Sure enough, Whalley stood again at Peterborough’s third election in the space of a year. The Fitzwilliam candidate was a former governor of the Bank of England, Thomson Hankey, who in a bid to wrestle back some independent Liberal support offered to support the ballot. These attempts failed and Whalley was again elected by a similar margin to the by-election held only months earlier. After the election, however, Fitzwilliam, Hankey and his supporters raised another election petition, stating that Whalley had stood illegally on account of having been unseated by an election committee. It also complained of bribery and the drugging and kidnapping of voters. In response, Whalley’s supporters also submitted a petition complaining of the activities of the Fitzwilliam interest, which was presented to Parliament by the leading radical, John Bright.

Both election inquiries found that the activities of the Fitzwilliam interest and Whalley during the elections of 1852-3 had been highly dubious. Nevertheless, Whalley was unseated, as the election committee declared that candidates were unable to stand at by-elections prompted by their own unseating. The separate committee held to consider Hankey’s campaign ruled that, while the Fitzwilliam campaigns of 1852 had probably been illegal, his 1853 campaign had been within the limits of the law. This entitled Hankey to assume Whalley’s seat in parliament without a further by-election. A disgruntled Whalley continued to complain to parliament, submitting a further petition in 1854, which was again rejected.

Whalley stood again at Peterborough at the 1857 election but came third behind the two Fitzwilliam candidates, his defeat owing to a poorly organised, last-minute campaign. He challenged the result but withdrew his petition after receiving assurances from Earl Fitzwilliam that he would no longer seek to control the return of both of the borough’s candidates. When a general election followed in 1859, Whalley was eventually successful, with fireworks and bands celebrating the end of the Fitzwilliam family’s 70-year long control of the borough’s representation, as well as an end to the bitter political fighting between families and friends that had occupied the city for the past seven years.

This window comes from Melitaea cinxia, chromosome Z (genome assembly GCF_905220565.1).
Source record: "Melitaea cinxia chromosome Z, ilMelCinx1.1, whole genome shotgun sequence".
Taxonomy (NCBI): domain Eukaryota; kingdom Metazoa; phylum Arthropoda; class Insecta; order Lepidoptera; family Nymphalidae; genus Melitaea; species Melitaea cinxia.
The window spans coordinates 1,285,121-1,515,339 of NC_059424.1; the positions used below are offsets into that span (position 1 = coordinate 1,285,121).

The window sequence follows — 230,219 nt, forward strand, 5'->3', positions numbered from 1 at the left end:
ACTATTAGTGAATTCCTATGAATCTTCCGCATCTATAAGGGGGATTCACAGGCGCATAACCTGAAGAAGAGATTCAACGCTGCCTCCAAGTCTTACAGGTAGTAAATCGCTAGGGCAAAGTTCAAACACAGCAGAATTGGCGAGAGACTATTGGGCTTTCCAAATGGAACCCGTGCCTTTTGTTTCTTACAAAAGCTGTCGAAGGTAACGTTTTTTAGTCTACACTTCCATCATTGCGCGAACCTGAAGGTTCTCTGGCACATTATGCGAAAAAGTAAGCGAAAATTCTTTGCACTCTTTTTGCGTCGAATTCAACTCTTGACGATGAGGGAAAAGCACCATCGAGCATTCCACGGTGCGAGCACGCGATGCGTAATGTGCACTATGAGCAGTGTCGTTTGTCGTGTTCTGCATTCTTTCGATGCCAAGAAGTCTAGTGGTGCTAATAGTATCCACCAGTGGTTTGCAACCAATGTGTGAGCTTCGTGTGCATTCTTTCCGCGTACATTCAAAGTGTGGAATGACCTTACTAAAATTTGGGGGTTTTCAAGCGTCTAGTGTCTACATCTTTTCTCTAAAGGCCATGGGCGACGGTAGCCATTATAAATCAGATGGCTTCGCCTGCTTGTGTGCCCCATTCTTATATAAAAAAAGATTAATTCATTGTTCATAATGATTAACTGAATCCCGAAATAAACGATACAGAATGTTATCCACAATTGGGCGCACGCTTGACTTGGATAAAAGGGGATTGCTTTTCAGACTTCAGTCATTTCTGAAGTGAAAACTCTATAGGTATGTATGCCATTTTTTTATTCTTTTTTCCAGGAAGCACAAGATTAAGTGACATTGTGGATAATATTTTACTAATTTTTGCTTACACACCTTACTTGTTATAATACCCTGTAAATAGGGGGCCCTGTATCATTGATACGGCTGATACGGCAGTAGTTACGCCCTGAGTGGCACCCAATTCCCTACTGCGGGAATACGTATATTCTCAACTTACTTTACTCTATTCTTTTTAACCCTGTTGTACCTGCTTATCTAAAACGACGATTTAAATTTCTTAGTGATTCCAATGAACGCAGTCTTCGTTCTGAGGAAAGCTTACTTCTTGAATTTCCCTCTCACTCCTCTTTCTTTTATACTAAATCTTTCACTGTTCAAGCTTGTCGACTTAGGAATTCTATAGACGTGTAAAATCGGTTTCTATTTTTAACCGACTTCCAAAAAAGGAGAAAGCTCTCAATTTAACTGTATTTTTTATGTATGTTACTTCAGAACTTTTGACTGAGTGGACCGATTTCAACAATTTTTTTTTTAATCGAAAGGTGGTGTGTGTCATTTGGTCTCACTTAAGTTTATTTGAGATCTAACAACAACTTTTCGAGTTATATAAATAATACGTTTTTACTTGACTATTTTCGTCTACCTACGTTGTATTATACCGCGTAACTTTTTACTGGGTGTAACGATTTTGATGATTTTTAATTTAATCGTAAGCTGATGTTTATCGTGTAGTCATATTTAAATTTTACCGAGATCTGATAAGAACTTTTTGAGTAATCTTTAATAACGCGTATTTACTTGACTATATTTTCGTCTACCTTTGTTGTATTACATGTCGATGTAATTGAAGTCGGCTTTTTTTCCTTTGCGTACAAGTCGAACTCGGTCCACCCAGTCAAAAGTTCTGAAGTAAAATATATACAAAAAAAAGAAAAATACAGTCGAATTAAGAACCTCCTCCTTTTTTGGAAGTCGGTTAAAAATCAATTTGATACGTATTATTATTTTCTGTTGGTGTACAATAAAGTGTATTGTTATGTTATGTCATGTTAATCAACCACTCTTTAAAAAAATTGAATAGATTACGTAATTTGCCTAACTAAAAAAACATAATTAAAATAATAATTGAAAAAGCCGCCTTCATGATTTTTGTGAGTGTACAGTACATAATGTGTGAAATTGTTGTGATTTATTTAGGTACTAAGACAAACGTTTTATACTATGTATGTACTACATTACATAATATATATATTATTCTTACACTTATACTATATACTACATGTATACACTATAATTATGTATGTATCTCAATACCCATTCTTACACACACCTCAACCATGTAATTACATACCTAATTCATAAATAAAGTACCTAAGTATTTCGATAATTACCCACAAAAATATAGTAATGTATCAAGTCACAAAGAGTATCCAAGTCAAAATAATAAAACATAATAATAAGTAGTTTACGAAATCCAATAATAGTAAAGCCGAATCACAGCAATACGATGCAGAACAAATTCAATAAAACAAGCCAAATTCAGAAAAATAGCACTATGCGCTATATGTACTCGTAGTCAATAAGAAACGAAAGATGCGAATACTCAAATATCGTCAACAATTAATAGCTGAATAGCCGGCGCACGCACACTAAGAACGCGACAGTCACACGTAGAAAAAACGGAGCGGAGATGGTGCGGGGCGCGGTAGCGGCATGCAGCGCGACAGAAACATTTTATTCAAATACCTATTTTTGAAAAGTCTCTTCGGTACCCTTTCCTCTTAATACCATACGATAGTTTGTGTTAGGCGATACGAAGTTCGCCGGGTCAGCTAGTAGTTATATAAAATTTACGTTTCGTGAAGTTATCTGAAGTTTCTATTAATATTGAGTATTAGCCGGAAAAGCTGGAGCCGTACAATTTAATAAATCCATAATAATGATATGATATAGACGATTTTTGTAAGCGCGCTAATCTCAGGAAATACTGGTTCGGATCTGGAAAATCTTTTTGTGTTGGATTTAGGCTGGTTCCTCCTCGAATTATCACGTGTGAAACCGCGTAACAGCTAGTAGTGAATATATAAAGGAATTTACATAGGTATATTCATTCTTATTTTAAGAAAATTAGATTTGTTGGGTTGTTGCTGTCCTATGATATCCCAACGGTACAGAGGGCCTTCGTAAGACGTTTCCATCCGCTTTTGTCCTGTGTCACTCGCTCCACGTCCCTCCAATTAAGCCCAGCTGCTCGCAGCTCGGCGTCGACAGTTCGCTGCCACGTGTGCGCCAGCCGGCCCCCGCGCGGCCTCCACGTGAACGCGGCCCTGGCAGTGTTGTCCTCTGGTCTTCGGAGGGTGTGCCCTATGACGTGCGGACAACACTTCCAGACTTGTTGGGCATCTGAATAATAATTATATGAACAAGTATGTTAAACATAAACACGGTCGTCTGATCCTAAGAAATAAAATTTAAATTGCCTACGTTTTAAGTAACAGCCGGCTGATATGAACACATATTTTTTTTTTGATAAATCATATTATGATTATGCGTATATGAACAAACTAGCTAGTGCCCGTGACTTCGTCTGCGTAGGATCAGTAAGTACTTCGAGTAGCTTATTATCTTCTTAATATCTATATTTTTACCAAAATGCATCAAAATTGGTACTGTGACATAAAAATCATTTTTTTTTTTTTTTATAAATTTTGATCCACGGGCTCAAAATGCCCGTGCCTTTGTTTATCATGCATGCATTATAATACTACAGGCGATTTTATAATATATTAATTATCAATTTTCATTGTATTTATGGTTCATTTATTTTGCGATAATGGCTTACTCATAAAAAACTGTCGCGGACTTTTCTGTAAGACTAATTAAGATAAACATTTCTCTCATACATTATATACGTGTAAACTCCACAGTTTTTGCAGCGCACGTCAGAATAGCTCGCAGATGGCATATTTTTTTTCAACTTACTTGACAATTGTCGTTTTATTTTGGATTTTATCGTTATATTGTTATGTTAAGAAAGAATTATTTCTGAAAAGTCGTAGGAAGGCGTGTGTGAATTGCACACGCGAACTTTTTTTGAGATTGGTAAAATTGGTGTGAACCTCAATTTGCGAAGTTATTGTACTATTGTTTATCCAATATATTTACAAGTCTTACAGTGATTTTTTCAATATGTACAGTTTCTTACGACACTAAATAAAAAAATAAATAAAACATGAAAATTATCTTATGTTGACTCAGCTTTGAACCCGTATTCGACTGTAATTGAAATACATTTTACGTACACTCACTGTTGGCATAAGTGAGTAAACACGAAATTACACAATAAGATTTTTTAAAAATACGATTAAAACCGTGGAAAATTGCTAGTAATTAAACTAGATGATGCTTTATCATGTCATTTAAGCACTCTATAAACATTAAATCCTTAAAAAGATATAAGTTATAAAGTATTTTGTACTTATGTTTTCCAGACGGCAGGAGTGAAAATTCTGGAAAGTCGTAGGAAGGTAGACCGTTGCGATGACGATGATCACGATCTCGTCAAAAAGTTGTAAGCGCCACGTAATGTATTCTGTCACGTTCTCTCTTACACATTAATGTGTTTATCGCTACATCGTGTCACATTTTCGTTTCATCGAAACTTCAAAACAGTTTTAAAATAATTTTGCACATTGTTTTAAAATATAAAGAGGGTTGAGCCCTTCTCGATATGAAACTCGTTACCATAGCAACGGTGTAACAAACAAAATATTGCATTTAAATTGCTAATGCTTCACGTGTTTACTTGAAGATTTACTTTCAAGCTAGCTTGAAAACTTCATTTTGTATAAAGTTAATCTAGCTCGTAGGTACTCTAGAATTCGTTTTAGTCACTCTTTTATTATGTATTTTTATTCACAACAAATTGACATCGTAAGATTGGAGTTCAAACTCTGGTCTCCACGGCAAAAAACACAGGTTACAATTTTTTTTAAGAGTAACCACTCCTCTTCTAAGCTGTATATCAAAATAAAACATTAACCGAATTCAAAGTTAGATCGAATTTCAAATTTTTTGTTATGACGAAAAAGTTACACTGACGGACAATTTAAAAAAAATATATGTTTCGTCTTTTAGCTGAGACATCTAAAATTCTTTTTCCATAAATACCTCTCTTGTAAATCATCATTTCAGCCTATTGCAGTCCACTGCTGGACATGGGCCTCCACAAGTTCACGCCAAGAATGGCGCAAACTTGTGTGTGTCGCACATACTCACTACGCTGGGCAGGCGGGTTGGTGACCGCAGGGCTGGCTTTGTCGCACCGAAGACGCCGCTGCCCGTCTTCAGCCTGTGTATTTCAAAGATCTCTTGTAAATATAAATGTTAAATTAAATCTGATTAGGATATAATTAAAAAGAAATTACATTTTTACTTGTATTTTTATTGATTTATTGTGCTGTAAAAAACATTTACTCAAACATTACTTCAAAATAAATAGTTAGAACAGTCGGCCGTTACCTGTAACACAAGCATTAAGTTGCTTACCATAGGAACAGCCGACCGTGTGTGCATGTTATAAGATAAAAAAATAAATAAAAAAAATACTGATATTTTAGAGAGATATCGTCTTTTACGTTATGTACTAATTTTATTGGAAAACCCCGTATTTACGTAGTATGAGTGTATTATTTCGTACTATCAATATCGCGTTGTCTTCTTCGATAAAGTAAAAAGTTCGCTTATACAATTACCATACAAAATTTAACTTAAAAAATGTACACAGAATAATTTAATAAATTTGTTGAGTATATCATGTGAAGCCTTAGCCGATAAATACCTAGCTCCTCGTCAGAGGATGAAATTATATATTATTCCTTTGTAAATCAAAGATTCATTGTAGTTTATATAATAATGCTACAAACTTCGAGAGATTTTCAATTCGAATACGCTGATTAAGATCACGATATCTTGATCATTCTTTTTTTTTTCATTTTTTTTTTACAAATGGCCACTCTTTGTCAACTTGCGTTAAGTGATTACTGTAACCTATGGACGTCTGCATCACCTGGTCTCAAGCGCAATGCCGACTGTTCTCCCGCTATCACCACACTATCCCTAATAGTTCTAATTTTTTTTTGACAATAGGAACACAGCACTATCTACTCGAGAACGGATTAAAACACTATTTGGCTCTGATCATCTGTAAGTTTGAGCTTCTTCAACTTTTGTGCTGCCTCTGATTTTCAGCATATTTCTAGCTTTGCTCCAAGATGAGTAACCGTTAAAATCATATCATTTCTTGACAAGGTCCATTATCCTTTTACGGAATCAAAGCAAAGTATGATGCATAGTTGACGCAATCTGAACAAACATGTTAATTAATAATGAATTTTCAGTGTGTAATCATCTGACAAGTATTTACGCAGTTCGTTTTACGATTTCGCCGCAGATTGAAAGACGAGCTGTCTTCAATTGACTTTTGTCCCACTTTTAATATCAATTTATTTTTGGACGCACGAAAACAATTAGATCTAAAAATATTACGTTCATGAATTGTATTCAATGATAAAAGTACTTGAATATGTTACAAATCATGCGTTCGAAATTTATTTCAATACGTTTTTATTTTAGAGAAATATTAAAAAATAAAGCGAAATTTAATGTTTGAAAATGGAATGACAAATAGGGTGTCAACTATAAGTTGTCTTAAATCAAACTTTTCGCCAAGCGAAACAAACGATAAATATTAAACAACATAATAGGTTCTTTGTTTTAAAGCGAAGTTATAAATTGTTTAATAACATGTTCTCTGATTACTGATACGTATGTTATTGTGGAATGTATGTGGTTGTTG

The full constituency article on Peterborough will soon be available on our 1832-68 preview site.

For more on the Fitzwilliam family members who sat in the Commons, see our earlier blog.

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Call for Papers: conference on ‘Parliaments and Popular Sovereignty’, 3-4 Nov. 2017

Durham University and the History of Parliament are hosting a conference with the People’s History Museum in Manchester, 3-4 Nov. 2017, with support from the Royal Historical Society and Durham University’s Centre for Nineteenth-Century Studies. For further details see below or visit the conference website here.

Parliaments and Popular Sovereignty: Political Representation in the British world, 1640-1886 (3-4 November 2017, People’s History Museum, Manchester)

The 150th anniversary of the 1867 Reform Act, which made important strides towards the inclusion of working people amongst the electorate, is an occasion for wider reflection on the claims for – and of – parliaments to be truly representative of the people. We wish to facilitate discussion across the traditional boundaries of early modern and modern history and to include the Irish parliament and legislatures of British colonies – as well as those excluded from them – alongside the houses of parliament in Westminster.

We welcome proposals for papers concerning any part of the British world in the period 1640-1886, which might engage with themes such as:

  • Revolutionary, radical, or reform movements championing popular sovereignty or claiming its mandate for their designs;
  • Instruments for the representation of popular sovereignty, whether the electoral franchise, mass mobilisation through petitions and meetings, or the claims of the press;
  • Comparative or imperial histories of popular sovereignty within the British world;
  • Debates over the composition of electorates and candidates for representative institutions, including the use of property or racial qualifications;
  • Contests over political representation, as reflected in demands, bills and Acts for parliamentary reform;
  • The performance of popular sovereignty in petitions, election rituals, and polling;
  • Clashes between representative bodies claiming the authority of – or rejecting the value of – popular sovereignty;
  • The language of popular sovereignty, including its contested meanings and the imagination of “the people”;
  • The intellectual histories of parliamentary and popular sovereignty, including “virtual representation”.

Paper proposals

To propose a paper for the conference, please submit a single document containing a 1-page CV and an abstract of 250 words or fewer to EPeplow@histparl.ac.uk by 25 April 2017.